Paul Schenk of the Lunar and Planetary Institute in Houston produced the map after restoring photos snapped by the Voyager 2 probe during its flyby of Neptune and Triton on Aug. 25, 1989. The new map has also been turned into a minute-long movie of Voyager 2’s historic Triton encounterÂ â€”Â the first and only time a spacecraft has ever visited the Neptune system.
The new map, which has a resolution of 1,970 feet (600 meters) per pixel, may help bring enigmatic Triton back into the spotlight.
“In the intervening quarterÂ century and its many discoveries, I think we have tended to forget how strange and exotic Triton really is!”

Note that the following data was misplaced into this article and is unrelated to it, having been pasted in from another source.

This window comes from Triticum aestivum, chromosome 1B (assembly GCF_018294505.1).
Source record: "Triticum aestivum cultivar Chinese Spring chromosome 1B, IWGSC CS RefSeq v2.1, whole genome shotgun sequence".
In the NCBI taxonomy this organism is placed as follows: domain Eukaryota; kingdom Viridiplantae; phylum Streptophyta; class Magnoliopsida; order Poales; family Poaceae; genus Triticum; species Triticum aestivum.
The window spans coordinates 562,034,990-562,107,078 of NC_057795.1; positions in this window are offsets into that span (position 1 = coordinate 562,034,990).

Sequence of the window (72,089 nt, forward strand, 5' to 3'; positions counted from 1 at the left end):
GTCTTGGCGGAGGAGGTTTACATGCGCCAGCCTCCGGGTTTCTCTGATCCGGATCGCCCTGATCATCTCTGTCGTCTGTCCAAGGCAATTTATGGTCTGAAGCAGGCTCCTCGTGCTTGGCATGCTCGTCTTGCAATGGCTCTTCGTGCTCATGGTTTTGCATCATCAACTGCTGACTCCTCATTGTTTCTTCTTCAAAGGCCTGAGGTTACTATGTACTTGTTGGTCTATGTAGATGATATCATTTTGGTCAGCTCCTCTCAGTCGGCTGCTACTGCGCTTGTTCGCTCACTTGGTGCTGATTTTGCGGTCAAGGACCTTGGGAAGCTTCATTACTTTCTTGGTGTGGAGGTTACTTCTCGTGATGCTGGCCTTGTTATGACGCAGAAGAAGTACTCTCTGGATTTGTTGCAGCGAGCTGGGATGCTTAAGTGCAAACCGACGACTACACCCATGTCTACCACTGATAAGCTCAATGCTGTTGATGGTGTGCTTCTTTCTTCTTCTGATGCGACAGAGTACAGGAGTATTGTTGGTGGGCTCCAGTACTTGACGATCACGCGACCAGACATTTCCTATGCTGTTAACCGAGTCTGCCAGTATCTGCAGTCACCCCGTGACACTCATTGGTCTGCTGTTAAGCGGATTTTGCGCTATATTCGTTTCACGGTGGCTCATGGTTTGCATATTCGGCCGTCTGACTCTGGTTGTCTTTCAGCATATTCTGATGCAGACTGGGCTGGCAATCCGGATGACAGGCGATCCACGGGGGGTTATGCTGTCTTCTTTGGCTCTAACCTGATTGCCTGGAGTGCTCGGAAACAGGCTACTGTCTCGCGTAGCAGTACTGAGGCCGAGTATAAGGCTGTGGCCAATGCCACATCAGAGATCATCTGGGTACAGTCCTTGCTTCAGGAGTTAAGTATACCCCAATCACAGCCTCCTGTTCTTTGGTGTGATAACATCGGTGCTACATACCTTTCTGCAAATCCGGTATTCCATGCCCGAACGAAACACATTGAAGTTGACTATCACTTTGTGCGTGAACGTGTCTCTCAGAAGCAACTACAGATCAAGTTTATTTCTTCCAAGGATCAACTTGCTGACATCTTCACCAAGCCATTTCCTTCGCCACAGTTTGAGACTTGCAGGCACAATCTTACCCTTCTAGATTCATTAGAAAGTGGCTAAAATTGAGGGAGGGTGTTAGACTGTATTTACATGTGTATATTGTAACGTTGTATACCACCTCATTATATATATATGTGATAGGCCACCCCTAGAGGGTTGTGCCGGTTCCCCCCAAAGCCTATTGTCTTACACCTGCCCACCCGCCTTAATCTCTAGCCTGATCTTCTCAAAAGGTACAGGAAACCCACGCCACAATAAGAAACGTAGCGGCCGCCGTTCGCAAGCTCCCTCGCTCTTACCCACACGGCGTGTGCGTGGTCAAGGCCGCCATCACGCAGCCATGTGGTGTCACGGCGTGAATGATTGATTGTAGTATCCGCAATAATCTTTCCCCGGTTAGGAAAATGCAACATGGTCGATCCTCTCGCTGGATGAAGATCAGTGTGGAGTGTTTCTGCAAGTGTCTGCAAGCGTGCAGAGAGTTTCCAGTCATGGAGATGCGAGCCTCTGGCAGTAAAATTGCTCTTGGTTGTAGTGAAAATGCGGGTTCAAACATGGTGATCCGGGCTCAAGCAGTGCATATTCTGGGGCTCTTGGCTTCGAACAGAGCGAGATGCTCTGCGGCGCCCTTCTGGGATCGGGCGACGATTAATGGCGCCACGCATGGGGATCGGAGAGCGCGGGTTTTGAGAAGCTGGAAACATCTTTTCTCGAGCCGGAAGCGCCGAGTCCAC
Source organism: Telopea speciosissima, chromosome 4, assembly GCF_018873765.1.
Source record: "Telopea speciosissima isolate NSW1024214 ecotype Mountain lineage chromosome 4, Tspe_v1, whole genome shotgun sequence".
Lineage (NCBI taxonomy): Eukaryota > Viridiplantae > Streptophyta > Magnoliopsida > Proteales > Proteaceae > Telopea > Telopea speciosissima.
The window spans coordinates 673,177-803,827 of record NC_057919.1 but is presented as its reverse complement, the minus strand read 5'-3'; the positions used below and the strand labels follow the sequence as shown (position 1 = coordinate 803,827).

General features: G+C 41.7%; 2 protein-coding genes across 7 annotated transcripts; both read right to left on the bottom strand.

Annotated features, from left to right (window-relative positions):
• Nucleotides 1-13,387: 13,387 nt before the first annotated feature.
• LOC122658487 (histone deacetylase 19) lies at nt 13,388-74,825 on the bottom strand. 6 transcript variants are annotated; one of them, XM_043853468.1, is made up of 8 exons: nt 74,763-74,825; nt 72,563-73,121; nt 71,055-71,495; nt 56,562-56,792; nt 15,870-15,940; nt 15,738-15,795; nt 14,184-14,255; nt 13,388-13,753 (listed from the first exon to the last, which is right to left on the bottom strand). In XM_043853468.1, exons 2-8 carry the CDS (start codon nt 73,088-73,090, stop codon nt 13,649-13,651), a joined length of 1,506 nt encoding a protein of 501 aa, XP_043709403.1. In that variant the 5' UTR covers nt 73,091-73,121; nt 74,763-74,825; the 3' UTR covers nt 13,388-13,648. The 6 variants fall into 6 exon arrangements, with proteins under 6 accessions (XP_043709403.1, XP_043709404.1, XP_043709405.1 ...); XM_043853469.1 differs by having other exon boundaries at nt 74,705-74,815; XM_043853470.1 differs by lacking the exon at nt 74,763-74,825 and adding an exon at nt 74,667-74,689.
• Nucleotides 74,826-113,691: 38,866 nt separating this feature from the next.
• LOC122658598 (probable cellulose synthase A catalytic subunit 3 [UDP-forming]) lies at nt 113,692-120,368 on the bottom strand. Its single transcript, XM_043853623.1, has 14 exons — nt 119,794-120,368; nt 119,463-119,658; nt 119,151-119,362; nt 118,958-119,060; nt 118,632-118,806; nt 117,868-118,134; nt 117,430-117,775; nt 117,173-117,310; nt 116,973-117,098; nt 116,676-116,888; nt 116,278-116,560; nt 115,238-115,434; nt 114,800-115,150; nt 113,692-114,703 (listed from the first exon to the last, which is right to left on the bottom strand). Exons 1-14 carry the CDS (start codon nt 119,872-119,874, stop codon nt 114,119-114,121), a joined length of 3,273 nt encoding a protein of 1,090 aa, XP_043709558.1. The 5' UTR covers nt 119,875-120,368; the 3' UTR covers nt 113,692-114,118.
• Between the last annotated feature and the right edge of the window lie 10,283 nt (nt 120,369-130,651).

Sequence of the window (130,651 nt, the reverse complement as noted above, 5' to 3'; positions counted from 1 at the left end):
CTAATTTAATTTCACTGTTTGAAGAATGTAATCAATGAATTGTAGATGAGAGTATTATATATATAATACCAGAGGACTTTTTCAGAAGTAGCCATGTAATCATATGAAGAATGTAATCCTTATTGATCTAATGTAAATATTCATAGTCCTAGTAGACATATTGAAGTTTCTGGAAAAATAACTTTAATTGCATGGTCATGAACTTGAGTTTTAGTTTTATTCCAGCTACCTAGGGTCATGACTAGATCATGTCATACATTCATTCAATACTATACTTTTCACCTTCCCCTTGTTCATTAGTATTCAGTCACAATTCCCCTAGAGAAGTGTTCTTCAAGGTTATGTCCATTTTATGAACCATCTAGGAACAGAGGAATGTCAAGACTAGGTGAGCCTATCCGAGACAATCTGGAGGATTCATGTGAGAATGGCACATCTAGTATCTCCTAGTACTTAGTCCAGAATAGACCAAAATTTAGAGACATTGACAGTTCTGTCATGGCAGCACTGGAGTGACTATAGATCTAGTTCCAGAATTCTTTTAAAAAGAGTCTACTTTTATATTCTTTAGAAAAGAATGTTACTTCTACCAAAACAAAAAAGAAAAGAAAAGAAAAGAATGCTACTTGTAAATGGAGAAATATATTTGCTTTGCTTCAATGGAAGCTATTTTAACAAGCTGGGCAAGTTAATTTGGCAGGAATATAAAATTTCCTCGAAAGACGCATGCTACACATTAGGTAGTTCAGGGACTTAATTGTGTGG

“Its effective surface age may be a little as 10 million years (old), clearly implying that activeÂ geology is going on today,” he added. “TheÂ cantaloupe terrain, which IÂ interpreted back in 1993 as due to crustal overturn (diapirism), hasn’t been seen anywhere else. The volcanic region, with itsÂ smooth plains and volcanic pits large and small, is the size of Texas. And the southern terrains still defy interpretation.”
Schenk produced the map using green, blue and orange filters. Colors have been enhanced to accentuate contrast but still show Triton roughly as human eyes would see it, NASA officials said.